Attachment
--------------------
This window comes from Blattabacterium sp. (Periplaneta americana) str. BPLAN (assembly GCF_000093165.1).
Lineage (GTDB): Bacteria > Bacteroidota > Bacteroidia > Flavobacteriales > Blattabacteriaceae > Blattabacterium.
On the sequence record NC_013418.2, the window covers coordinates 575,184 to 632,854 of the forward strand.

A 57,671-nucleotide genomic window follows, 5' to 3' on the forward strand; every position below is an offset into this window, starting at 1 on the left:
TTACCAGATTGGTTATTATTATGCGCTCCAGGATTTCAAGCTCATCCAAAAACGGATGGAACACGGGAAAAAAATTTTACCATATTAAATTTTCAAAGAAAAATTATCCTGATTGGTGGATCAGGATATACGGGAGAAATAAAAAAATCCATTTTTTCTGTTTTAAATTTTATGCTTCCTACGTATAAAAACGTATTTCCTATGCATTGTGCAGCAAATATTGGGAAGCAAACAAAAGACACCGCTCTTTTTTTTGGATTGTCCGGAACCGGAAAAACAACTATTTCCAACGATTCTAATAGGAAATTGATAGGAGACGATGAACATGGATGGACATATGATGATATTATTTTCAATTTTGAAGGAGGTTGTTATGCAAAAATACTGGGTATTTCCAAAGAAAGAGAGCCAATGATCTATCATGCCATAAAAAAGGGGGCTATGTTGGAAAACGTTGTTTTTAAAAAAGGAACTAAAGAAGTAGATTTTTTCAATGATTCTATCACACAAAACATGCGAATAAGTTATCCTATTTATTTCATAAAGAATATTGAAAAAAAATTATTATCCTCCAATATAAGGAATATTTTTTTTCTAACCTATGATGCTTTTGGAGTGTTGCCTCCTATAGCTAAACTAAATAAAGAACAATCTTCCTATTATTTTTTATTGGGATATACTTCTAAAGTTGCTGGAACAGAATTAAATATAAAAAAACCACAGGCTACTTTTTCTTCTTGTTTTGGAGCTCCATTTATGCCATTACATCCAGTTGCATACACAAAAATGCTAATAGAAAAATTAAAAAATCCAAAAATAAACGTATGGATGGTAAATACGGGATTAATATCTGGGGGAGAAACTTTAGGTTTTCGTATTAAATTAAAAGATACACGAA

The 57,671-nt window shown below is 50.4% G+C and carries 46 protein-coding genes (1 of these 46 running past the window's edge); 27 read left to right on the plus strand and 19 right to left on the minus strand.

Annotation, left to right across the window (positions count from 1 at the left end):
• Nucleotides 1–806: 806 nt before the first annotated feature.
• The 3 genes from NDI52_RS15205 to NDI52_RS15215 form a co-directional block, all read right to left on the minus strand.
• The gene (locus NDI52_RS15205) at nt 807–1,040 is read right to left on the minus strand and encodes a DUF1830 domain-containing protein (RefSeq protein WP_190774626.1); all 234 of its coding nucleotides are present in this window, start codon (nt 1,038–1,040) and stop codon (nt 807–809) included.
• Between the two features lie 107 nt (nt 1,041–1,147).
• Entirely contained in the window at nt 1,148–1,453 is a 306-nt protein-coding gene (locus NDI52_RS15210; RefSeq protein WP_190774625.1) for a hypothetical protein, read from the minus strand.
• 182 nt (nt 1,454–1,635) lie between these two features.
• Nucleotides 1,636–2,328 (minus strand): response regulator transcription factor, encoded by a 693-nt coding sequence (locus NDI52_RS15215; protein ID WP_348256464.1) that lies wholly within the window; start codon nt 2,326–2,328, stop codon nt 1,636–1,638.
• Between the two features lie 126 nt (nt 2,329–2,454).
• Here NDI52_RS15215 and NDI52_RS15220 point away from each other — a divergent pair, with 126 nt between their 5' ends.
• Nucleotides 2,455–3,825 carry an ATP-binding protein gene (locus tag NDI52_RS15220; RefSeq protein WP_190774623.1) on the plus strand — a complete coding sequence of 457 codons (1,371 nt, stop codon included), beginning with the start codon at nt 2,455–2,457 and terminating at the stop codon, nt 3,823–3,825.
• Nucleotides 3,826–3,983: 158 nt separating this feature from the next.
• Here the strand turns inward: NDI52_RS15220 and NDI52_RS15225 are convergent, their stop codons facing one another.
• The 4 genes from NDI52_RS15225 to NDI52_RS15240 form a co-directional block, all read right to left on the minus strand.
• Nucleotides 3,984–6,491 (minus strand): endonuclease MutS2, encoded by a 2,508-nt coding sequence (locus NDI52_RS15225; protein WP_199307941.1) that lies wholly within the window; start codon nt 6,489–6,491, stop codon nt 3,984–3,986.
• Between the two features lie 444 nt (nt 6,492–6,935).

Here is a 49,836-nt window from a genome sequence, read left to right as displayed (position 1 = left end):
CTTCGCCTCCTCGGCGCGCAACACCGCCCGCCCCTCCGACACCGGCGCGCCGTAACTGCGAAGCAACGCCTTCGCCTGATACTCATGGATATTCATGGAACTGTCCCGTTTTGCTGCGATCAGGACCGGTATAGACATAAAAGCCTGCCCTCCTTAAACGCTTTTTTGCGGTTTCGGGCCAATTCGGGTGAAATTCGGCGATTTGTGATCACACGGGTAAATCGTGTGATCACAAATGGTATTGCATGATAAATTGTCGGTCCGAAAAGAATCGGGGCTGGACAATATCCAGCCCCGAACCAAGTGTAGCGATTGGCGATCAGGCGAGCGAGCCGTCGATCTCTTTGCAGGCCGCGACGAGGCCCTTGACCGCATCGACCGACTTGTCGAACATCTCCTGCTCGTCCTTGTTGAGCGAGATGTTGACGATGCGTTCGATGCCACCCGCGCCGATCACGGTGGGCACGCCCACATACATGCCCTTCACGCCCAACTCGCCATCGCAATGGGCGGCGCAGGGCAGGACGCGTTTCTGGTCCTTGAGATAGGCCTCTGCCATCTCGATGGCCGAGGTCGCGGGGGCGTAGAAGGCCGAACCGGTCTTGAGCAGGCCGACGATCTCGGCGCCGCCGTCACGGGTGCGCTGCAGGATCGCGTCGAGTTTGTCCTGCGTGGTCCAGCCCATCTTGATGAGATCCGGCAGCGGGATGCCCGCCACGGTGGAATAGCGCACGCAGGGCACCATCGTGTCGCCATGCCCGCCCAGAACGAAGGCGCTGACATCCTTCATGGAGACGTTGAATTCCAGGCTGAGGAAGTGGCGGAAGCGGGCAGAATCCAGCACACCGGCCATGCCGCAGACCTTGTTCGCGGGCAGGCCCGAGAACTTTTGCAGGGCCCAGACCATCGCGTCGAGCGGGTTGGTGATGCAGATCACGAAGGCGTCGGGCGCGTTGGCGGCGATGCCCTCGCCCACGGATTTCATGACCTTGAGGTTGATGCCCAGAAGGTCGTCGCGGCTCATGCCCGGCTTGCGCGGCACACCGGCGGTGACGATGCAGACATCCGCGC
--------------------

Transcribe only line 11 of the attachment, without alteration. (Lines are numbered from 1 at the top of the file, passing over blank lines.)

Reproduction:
• Between the two features lie 107 nt (nt 1,041–1,147).